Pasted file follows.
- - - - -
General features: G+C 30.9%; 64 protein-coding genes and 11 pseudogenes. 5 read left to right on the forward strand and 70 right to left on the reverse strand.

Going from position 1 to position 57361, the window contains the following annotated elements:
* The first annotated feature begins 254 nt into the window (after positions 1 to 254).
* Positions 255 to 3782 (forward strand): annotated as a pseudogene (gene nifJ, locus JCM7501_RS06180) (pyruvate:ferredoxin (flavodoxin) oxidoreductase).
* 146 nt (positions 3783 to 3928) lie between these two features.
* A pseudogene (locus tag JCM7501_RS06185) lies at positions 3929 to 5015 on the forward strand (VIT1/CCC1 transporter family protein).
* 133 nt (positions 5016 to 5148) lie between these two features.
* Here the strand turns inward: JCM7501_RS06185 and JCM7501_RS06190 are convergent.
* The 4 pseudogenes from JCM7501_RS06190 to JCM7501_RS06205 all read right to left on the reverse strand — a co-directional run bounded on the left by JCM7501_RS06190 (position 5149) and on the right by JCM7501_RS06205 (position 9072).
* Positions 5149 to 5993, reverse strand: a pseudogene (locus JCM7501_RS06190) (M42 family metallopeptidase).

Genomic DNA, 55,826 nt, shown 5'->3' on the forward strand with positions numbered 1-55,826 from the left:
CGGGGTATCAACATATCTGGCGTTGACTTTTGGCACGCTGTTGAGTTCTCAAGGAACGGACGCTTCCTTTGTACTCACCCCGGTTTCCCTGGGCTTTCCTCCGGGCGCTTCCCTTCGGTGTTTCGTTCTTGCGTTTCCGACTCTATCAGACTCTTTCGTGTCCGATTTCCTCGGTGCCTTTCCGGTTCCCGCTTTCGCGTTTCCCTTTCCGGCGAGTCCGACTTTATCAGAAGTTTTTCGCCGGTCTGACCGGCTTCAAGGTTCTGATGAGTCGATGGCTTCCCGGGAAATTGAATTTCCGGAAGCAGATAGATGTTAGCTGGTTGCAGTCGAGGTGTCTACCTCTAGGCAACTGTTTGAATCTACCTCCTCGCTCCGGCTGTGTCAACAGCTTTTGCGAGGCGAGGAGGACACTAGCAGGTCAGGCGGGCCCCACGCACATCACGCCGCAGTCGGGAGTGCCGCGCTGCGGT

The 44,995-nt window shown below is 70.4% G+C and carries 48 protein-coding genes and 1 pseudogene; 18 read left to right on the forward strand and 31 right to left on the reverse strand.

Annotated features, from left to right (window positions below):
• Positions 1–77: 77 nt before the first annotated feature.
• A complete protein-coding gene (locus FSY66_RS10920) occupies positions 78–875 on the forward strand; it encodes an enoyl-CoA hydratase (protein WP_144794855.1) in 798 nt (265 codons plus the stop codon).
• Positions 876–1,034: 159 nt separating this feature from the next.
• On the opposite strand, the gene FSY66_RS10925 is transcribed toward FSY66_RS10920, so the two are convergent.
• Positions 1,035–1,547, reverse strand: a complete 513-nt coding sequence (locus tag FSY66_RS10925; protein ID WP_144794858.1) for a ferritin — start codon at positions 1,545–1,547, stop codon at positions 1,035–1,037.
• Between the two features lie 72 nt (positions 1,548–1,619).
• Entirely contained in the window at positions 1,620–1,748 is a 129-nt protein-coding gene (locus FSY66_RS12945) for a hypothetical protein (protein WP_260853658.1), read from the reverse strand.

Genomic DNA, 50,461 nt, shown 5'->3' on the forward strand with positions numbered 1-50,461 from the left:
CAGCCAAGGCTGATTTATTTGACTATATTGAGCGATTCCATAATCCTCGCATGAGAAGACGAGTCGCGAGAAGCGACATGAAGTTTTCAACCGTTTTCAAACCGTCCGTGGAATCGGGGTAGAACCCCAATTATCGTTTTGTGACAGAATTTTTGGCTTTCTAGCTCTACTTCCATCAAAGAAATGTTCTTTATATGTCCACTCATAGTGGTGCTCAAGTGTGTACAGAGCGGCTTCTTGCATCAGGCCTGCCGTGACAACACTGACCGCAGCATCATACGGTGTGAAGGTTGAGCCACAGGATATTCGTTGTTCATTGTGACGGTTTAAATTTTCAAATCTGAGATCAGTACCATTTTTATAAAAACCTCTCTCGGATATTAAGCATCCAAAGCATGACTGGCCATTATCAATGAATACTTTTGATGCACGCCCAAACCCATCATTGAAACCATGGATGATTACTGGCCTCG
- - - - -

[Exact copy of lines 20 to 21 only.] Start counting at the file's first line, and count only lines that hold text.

• Between the two features lie 72 nt (positions 1,548–1,619).
• Entirely contained in the window at positions 1,620–1,748 is a 129-nt protein-coding gene (locus FSY66_RS12945) for a hypothetical protein (protein WP_260853658.1), read from the reverse strand.